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Preface

Comparing Europeanization and Domestic Policy Change in EU Member States

Edited by Israel Solorio and Helge Jörgens

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Preface

Challenges and Opportunities

Edited by K. N. Ninan and Makoto Inoue

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Introduction

Challenges and Opportunities

K.N. Ninan and Makoto Inoue

Climate change poses a great challenge to governments, societies and entities. This chapter discusses the need for building climate resilience, approaches for building climate resilience and the challenges and opportunities for building resilience to address the risks posed by climate change. It then discusses issues related to vulnerability, adaptation and resilience, sectoral perspectives, incentives, institutions, REDD+, local climate finance, and climate policy.

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Brett Dolter and Peter A. Victor

In this introductory chapter we, the editors, provide an overview of the Handbook on Growth and Sustainability. We begin by clarifying the purpose of this handbook: to contribute to the debate over whether economic growth is compatible with sustainability, and, if it is not, to recommend what can be done to achieve sustainability. We then outline the logic of the handbook structure. The handbook contains 22 chapters (not including ours) divided into five parts. In the first part, entitled ‘What is growth? What is sustainability’, contributors clarify terms and explore some of the history of the growth and sustainability debate. In the second part, ‘Can growth be sustainable?’, contributors present a range of perspectives on this important question. Some contributors answer yes, some answer no, and some say we focus too much on this question and should adopt an agnostic perspective. The third part, ‘Is the end of growth nigh? Sustainability constraints on growth’, features contributors writing about the serious issues that threaten to constrain growth. These include issues such as energy scarcity, food system environmental impacts, and uncertain technological development. Contributors in Part IV, ‘Are there imperatives for growth?’, outline the difficulty of moving away from a growth-based economic system. Growth promises to alleviate unemployment and inequality. Our contributors explore whether these can be alleviated without growth. Our debt-based monetary system appears to depend on growth. Contributors explore whether debt-based money creates a monetary imperative for growth. In the final part, ‘Is it possible to move beyond growth culture?’, our contributors ask what it would take for us to move away from a growth-based economic system. How would employment change? How would culture change? Would we make more of the products we use? Is it possible for humanity to plot a new course, or are we hamstrung by our biological inheritance and incapable of changing quickly enough to avoid calamity? We hope that in the end, whether you read the book in sequence, following the line of argument we set out in this introductory chapter, or use this introduction to select which chapters to read first, the handbook will challenge and clarify your thinking on the growth and sustainability debate.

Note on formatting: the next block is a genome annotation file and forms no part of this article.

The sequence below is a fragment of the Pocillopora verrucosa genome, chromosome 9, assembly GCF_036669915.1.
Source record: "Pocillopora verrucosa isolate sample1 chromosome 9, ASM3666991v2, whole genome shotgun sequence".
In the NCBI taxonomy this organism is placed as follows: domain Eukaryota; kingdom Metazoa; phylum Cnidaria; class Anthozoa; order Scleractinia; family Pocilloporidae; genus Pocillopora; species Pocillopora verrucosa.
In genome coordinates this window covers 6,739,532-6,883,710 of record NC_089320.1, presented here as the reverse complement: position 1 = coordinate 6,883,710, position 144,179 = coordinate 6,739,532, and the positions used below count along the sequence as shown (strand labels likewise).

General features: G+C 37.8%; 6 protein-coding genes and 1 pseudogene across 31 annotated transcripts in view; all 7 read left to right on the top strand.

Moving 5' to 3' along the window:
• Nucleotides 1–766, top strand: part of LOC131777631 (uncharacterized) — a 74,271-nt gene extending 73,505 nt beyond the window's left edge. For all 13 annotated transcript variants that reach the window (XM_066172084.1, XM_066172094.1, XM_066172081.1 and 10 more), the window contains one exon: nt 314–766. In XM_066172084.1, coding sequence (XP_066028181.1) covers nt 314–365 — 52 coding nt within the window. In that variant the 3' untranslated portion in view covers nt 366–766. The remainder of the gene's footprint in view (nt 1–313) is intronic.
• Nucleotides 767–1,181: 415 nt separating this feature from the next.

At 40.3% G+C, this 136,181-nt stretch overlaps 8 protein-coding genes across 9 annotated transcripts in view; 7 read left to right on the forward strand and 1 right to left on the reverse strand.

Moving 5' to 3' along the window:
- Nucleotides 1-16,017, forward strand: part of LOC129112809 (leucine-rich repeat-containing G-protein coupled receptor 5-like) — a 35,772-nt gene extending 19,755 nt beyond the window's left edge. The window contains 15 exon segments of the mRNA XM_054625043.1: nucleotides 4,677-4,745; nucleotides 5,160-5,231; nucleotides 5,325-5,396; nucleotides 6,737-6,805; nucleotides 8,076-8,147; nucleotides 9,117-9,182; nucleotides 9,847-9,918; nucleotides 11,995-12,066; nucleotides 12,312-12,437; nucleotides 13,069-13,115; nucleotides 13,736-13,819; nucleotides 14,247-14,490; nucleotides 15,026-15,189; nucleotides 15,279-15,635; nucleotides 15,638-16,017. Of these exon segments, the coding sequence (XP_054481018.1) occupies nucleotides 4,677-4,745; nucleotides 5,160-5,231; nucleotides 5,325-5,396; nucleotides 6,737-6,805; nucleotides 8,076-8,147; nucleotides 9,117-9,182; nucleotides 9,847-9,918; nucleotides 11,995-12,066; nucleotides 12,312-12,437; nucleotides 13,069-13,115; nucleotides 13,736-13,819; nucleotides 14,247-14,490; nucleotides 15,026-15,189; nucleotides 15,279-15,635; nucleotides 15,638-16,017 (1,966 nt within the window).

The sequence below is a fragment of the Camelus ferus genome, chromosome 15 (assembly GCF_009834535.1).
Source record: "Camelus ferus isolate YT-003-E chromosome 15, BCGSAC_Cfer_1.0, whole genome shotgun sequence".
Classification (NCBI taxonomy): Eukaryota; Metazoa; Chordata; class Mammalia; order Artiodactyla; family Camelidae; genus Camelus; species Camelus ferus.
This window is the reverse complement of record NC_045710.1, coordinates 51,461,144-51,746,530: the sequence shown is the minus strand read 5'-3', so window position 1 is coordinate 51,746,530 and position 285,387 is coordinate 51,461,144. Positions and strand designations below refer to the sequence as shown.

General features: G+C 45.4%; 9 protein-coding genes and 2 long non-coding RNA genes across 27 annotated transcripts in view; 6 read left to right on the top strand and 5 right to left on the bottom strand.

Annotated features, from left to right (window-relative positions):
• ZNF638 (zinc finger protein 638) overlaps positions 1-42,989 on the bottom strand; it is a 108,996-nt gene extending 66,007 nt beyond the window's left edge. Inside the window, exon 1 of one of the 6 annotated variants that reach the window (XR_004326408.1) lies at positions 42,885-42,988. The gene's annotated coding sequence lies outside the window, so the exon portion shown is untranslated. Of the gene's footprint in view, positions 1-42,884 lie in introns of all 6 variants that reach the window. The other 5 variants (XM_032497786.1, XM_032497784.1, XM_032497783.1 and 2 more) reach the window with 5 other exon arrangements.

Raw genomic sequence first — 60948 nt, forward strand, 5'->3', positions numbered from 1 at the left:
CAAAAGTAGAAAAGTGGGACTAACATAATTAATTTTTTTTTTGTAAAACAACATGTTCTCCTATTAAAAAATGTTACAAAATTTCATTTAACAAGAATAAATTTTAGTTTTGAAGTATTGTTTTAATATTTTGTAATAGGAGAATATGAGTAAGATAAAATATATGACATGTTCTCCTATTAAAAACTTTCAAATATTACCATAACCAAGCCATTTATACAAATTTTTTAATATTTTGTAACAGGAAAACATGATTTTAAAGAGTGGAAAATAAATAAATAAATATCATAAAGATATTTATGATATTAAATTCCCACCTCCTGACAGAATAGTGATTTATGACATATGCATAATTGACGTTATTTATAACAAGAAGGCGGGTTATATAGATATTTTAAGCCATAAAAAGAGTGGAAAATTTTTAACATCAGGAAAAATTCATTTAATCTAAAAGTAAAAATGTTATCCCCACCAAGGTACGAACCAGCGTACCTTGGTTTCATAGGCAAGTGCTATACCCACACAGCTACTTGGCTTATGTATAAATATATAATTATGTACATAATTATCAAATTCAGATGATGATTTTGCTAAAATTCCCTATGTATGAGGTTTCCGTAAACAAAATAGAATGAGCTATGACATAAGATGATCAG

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Foreword

Comparing Europeanization and Domestic Policy Change in EU Member States

Edited by Israel Solorio and Helge Jörgens

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Foreword

Challenges and Opportunities

Sir Robert T. Watson

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The EU and the promotion of renewable energy: an analytical framework

Comparing Europeanization and Domestic Policy Change in EU Member States

Helge Jörgens and Israel Solorio

Chapter 1 presents the analytical framework used throughout the book to study how renewable energy policies in the EU member states emerged and have changed throughout the past three decades. In order to study renewable energy policymaking in the European Union (EU) and its member states and to untangle the complex policy processes that surround it, the authors draw on the Europeanization framework as their principal analytical tool. Adopting a Europeanization perspective allows emphasis to be put not only on the domestic drivers of national policy change, but also on the (sometimes neglected) role of the EU in renewable energy sources promotion. It also directs the analytical focus to the interactive nature of EU policymaking, characterized by an interdependent mix of uploading, downloading and cross-loading of policies and programmes between the European and the national levels and across EU member states. In order to adequately account for the multiplicity of factors that drive policy change in the European multi-level polity, the authors distinguish between three types of Europeanization – bottom-up, top-down, and horizontal – all of which prove to be relevant in some countries or at some point in time. By explicitly adding a horizontal dimension, the analytical framework goes beyond traditional concepts of Europeanization as a two-way process where member state governments either shape European policy outcomes (bottom-up Europeanization) or adapt to them (top-down Europeanization). Keywords: bottom-up Europeanization, Europeanization, horizontal Europeanization, policy diffusion, renewable energy policy, top-down Europeanization

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Abbreviations and acronyms

Challenges and Opportunities

Edited by K. N. Ninan and Makoto Inoue

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Table of constitutions, legislation, and regulations

Sustainable, Just, and Democratic

Edited by Melissa K. Scanlan

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Table of cases

Sustainable, Just, and Democratic

Edited by Melissa K. Scanlan